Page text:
Appointed Counsel and Bond Hearings for the Mentally Disabled
By Debbie Smith
Jose, an unrepresented noncitizen who did not learn to speak until he was six or seven years old, does not know his own birthday or age, has trouble recognizing numbers and counting, and cannot tell time, spent four and a half yearsin immigration detention after his immigration case was closed. CLINIC has long advocated for the right of immigrants like Jose to appointed counsel, especially in cases involving unaccompanied children, asylum seekers, and other vulnerable populations. On April 22, 2013, the government issued instructions to be implemented nationally to identify detained mentally incompetent noncitizens and appoint counsel for such individuals. The ICE and EOIR memos preceded by one day the April 23, 2013 federal district court order in Franco-Gonzalez v. Holder, 10 CV 02211 DMG (C.D. CA August 2, 2010), a permanent injunctionthat required the government to appoint counsel and provide bond hearings for detained seriously mentally ill noncitizens in Arizona, California and Washington. The new ICE and EOIR policies, while encouraging, are only a first step towards ensuring that at-risk noncitizens receive legal representation in immigration proceedings.
The April 22, 2013 ICE memo directs the establishment of procedures to ensure that mentally incompetent noncitizens in ICE detention are identified and that information about these individuals is provided to the immigration court. By sharing this information, the immigration judges hearing cases involving seriously mentally ill respondents will be able to rule on their competency and invoke the new EOIR procedures for appointment of counsel. The ICE memo specifies that all immigration detention facilities must have the following procedures in place by December 31, 2013.
Identification and Assessment Procedures: As of April 22, 2013, all immigration detention facilities that are staffed by ICE Health Service Corps are required to develop procedures to screen every immigration detainee when he or she enters the detention center. Detainees also will receive a more thorough medical and mental health assessment within 14 days of entering the detention facility. In the case of private detention centers where ICE holds detainees, DHS staff is required to begin work immediately with the detention facilities' medical staff to develop procedures to identify detainees with serious mental conditions. The required procedures include creating a national telephone hotline for detainees and family members to report and provide information about those detained. Once a detained individual is identified, ICE will request that either a qualified mental health provider complete a mental health review report or the facility provide the detainee's medical records to ICE for review.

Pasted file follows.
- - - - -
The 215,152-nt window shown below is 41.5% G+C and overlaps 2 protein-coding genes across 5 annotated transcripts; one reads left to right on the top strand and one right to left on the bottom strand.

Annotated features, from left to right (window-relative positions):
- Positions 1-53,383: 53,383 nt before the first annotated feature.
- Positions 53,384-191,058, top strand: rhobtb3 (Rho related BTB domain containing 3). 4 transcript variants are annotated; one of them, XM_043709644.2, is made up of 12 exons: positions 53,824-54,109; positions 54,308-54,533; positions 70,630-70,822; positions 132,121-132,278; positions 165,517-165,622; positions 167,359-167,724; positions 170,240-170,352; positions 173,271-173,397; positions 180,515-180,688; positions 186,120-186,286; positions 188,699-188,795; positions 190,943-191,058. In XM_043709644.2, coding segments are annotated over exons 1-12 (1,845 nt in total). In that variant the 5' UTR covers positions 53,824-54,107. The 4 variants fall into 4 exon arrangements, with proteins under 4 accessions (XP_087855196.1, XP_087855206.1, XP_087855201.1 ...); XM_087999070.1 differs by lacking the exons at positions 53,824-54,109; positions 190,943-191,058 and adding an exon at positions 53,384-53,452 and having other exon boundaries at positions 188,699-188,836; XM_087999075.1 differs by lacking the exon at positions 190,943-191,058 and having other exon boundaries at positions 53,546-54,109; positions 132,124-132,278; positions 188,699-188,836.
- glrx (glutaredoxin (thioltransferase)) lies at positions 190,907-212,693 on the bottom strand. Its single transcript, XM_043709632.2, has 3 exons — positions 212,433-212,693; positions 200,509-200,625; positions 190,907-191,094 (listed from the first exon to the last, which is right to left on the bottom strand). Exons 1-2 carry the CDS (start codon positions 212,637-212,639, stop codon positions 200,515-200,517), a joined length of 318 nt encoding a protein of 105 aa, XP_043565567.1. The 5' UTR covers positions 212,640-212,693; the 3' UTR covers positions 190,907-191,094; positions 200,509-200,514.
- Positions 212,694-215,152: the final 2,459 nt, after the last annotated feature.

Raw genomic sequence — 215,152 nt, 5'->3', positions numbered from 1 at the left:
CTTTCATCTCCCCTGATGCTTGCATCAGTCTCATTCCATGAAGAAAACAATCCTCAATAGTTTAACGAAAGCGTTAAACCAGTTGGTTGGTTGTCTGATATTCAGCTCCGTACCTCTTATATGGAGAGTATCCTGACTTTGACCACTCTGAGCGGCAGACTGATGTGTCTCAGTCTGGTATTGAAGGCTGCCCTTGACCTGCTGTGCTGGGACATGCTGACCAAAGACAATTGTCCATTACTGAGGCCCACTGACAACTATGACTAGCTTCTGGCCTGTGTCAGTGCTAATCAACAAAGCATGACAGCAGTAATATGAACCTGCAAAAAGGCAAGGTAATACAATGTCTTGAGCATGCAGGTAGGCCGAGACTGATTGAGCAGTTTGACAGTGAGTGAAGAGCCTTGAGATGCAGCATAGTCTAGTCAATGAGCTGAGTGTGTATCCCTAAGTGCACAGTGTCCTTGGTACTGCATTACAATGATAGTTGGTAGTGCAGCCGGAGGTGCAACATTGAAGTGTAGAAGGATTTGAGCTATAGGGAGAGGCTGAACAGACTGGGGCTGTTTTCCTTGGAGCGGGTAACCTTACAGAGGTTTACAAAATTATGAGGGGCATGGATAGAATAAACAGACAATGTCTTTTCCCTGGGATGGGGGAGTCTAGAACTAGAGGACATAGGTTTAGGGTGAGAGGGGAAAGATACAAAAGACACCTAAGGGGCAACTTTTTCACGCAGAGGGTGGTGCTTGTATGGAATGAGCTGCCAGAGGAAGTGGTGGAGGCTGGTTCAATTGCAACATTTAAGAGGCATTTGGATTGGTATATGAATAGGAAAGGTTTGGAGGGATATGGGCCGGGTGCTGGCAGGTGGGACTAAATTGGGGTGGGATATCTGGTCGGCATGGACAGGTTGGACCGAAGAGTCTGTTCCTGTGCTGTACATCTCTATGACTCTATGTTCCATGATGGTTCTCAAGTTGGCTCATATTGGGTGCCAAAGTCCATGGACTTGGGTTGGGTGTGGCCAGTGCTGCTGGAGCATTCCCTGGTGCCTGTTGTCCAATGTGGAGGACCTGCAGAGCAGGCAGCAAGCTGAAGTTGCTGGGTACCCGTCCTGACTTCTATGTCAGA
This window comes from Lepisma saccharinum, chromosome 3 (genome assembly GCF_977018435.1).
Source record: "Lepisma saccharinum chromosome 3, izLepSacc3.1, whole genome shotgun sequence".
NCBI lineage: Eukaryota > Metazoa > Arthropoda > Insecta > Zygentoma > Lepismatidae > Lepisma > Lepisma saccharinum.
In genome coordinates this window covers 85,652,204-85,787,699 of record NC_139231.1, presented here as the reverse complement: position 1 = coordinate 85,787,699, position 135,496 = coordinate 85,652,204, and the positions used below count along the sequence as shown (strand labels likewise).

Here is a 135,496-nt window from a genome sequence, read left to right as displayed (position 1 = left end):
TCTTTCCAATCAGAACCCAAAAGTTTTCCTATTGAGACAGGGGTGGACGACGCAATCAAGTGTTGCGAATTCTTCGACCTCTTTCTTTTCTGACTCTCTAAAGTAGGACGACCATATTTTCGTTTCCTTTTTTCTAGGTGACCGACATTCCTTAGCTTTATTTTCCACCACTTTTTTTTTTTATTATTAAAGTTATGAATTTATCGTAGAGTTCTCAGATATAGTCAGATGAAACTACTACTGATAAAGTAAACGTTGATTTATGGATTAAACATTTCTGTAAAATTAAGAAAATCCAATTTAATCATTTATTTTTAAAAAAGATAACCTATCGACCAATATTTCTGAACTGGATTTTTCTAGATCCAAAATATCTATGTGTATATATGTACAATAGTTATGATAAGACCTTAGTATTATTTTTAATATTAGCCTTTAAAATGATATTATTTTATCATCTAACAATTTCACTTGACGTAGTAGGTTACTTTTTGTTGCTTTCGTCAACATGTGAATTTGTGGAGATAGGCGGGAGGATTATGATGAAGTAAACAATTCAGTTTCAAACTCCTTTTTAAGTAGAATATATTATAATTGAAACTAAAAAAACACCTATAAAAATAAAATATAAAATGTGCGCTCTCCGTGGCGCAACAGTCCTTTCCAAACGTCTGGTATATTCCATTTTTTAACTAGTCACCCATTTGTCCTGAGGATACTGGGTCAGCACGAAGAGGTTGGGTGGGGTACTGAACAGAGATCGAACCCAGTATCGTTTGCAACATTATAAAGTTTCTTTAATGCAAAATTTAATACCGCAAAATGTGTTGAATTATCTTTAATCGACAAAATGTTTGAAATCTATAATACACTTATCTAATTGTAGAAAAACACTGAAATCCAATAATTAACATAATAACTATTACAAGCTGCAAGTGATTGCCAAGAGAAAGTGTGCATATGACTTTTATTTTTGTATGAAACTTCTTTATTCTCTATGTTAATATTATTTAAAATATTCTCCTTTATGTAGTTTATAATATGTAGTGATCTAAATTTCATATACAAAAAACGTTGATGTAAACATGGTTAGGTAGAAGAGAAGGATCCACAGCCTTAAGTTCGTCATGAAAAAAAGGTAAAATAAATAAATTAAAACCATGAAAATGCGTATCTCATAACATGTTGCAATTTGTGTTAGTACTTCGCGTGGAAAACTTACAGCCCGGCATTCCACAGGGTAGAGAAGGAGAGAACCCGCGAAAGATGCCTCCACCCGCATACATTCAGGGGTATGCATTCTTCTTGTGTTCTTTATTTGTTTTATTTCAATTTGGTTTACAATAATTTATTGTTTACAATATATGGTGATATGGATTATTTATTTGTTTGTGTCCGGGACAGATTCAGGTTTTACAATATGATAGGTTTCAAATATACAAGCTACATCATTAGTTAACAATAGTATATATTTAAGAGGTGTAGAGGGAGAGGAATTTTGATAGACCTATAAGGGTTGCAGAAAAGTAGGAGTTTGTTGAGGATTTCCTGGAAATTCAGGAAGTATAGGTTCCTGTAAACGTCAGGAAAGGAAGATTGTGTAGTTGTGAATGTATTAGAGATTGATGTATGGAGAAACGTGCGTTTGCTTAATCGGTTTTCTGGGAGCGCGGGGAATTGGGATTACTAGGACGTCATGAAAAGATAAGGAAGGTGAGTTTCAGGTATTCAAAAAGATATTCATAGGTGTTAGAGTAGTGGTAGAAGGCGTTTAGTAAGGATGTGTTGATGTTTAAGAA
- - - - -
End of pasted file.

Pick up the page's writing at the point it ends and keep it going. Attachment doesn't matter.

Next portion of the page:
Information-Sharing: DHS staff must also immediately develop procedures to transmit all documents related to the mental competency of an unrepresented detained individual to the ICE attorney (Office of Chief Counsel - OCC) in order for OCC to inform the immigration court of the individual's mental incompetency.
The EOIR April 22, 2013 memo requires Immigration Judges to implement several procedures to provide the following protections for mentally incompetent individuals.
Competency Hearings: Immigration Judges must conduct competency hearings when medical records or other evidence reflects that the individual appearing in immigration court may have a serious mental disorder or condition causing the individual to be unable to represent himself/herself in removal proceedings.
Mental Competency Examinations: Immigration Judges may order an independent mental competency examination and the production of a psychiatric or psychological report if unable to decide whether an individual is competent to represent himself or herself following a competency hearing. EOIR will be working with DHS to obtain these reports. Although the Immigration Judge will make the ultimate decision regarding competency, the independent evaluation will assist in this determination.
Appointment of Counsel: Immigration Judges may appoint counsel to represent an individual found to be mentally incompetent in removal and/or bond proceedings. EOIR will provide qualified legal counsel in such situations.
Steven Lang, Program Director, Office of Legal Access Programs at EOIR noted at the CLINIC Convening in May, 2013 that EOIR had signed contracts with several immigration legal services providers, including our CLINIC affiliate, Esperanza Immigrant Rights Project in Los Angeles, to provide legal representation to mentally incompetent detainees.
Bond Hearings: Unrepresented mentally incompetent detainees who have been held in detention for six months or longer will be provided a bond hearing.
Franco-Gonzalez Class Action Case
On April 23, 2013, federal district judge Dolly M. Gee granted a permanent injunction in the Franco-Gonzalez v. Holder class action lawsuit brought in 2010, a lawsuit that began with Mr. Franco-Gonzalez's petition for writ of habeas corpus. The ruling, covering three states – Arizona, California and Washington – requires immigration courts to provide legal representation for detained immigrants with mental disabilities "in all aspects of their immigration proceedings," and bond hearings for detained immigrants with mental disorders or disabilities who have been detained for more than six months. The government's April 22, 2013 policy expands the Franco-Gonzalez order nationwide. For the first time immigrants unable to afford legal representation who are mentally disabled will have an opportunity to present their cases with the assistance of counsel and request release under bond.